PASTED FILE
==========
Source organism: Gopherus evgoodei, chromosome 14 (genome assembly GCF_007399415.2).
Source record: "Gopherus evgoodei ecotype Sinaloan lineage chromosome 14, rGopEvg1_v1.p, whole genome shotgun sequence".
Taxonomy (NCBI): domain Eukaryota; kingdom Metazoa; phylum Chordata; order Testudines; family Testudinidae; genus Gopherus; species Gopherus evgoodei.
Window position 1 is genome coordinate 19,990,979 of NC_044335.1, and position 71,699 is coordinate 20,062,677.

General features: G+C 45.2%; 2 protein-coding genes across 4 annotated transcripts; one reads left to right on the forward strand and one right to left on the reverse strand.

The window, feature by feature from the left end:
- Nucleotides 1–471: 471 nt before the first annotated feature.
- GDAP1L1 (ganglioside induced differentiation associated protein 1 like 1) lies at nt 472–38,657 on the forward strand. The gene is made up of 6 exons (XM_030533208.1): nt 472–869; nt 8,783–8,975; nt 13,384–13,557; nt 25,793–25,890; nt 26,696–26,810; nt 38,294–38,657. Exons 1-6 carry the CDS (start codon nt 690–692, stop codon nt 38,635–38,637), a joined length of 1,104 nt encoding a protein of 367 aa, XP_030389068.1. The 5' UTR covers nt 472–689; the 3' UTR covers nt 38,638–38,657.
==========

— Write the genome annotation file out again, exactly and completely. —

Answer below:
Source organism: Gopherus evgoodei, chromosome 14 (genome assembly GCF_007399415.2).
Source record: "Gopherus evgoodei ecotype Sinaloan lineage chromosome 14, rGopEvg1_v1.p, whole genome shotgun sequence".
Taxonomy (NCBI): domain Eukaryota; kingdom Metazoa; phylum Chordata; order Testudines; family Testudinidae; genus Gopherus; species Gopherus evgoodei.
Window position 1 is genome coordinate 19,990,979 of NC_044335.1, and position 71,699 is coordinate 20,062,677.

General features: G+C 45.2%; 2 protein-coding genes across 4 annotated transcripts; one reads left to right on the forward strand and one right to left on the reverse strand.

The window, feature by feature from the left end:
- Nucleotides 1–471: 471 nt before the first annotated feature.
- GDAP1L1 (ganglioside induced differentiation associated protein 1 like 1) lies at nt 472–38,657 on the forward strand. The gene is made up of 6 exons (XM_030533208.1): nt 472–869; nt 8,783–8,975; nt 13,384–13,557; nt 25,793–25,890; nt 26,696–26,810; nt 38,294–38,657. Exons 1-6 carry the CDS (start codon nt 690–692, stop codon nt 38,635–38,637), a joined length of 1,104 nt encoding a protein of 367 aa, XP_030389068.1. The 5' UTR covers nt 472–689; the 3' UTR covers nt 38,638–38,657.